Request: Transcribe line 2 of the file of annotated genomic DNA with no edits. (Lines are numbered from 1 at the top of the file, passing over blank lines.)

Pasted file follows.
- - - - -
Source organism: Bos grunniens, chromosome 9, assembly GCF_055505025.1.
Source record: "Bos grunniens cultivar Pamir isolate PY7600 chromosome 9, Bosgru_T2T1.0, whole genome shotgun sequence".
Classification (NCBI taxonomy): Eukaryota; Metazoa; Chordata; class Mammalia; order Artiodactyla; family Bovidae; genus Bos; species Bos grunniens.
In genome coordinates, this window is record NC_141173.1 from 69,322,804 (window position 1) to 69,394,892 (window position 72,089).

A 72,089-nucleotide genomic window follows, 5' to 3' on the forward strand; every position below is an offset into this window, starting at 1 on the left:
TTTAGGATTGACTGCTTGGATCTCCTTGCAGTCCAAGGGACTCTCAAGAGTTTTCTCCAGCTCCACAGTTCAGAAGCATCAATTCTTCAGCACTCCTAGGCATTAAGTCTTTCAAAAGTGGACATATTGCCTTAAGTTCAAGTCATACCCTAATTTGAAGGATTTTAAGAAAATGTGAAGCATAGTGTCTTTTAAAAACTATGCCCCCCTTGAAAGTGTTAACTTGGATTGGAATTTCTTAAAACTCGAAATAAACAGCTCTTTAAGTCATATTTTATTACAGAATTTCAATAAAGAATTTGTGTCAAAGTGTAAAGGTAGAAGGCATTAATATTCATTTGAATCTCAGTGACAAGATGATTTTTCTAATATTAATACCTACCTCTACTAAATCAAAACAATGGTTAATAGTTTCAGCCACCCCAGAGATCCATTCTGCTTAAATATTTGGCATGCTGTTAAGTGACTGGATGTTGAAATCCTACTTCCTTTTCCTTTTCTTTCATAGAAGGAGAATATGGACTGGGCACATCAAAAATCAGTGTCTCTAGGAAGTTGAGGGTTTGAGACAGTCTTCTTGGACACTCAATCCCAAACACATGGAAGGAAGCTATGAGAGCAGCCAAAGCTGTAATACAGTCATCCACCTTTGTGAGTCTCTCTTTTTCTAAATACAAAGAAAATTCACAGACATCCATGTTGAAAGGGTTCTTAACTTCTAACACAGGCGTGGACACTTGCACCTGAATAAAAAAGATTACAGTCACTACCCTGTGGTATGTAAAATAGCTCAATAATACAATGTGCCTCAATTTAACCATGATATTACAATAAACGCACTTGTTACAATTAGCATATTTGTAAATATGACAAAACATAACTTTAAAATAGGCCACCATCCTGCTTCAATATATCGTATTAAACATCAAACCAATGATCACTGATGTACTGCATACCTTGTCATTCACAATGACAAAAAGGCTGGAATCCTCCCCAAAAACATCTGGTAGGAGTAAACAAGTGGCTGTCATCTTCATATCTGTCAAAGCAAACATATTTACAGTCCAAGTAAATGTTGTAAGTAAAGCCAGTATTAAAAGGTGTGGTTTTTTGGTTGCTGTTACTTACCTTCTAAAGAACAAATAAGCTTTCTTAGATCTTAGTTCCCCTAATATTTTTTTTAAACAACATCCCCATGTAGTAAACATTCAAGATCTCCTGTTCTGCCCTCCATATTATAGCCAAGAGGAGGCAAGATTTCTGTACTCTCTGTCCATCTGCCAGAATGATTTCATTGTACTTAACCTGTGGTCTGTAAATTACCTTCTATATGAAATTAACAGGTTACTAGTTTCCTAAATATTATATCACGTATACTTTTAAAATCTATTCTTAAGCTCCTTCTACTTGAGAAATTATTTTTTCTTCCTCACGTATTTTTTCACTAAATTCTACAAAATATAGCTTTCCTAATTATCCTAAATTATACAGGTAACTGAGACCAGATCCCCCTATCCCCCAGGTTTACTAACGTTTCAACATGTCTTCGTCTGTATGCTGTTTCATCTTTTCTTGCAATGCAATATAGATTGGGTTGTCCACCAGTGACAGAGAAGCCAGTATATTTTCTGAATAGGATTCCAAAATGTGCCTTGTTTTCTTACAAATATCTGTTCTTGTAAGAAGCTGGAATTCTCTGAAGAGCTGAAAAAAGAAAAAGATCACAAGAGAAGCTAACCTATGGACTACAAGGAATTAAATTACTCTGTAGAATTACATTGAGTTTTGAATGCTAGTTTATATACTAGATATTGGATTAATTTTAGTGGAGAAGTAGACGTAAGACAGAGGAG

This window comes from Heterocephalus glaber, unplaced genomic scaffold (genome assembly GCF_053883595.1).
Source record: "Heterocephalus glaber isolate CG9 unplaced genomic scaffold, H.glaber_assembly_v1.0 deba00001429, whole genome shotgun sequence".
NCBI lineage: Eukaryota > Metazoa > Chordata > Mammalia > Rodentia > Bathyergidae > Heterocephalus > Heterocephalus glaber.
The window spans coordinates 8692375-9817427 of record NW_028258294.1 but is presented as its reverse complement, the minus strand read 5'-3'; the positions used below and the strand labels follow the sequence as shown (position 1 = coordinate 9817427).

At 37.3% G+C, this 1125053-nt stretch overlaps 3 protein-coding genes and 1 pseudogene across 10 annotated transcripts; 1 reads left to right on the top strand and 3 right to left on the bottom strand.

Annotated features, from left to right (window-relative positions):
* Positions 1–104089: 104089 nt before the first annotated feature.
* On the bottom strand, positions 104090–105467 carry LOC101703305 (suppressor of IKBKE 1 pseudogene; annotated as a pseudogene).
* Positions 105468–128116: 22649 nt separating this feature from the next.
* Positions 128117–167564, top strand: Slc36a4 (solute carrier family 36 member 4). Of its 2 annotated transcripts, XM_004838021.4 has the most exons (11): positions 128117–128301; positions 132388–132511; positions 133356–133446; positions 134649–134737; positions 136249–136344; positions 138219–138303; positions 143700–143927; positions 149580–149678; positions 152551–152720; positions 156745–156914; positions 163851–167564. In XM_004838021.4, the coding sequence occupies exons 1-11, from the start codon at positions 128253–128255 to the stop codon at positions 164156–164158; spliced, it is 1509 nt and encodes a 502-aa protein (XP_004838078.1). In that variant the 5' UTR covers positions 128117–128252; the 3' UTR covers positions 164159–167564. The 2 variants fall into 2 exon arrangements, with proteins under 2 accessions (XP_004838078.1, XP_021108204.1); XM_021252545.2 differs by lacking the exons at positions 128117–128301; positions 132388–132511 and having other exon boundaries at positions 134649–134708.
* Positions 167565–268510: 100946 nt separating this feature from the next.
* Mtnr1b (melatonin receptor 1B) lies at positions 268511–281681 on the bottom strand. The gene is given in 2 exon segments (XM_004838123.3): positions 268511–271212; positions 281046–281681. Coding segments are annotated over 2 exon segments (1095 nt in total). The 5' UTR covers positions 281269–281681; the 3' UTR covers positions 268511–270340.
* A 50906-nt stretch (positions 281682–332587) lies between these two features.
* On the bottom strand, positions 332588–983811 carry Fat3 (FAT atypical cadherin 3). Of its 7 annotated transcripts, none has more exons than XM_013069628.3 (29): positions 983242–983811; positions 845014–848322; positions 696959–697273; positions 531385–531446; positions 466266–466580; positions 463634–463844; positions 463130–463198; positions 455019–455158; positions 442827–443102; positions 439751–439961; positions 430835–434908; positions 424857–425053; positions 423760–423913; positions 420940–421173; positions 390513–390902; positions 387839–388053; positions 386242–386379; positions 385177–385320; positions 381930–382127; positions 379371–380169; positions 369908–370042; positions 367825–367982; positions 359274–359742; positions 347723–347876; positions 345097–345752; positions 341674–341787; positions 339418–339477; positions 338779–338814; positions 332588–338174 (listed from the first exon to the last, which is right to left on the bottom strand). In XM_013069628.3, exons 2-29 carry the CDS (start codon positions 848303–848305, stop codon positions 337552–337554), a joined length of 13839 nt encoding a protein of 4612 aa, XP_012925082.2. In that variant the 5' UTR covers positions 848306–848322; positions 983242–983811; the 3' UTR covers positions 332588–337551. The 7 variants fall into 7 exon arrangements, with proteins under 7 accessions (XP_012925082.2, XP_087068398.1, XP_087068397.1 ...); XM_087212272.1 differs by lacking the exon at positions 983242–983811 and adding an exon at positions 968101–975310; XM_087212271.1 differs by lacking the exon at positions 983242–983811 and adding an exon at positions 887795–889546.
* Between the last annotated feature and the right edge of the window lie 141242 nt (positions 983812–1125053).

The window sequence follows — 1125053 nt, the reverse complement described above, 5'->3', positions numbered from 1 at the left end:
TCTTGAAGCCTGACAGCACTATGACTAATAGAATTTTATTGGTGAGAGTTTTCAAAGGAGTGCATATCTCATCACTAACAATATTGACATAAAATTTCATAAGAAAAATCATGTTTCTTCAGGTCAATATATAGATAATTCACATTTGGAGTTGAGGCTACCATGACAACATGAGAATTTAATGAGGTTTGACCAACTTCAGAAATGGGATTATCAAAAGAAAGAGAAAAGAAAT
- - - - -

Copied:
Source record: "Bos grunniens cultivar Pamir isolate PY7600 chromosome 9, Bosgru_T2T1.0, whole genome shotgun sequence".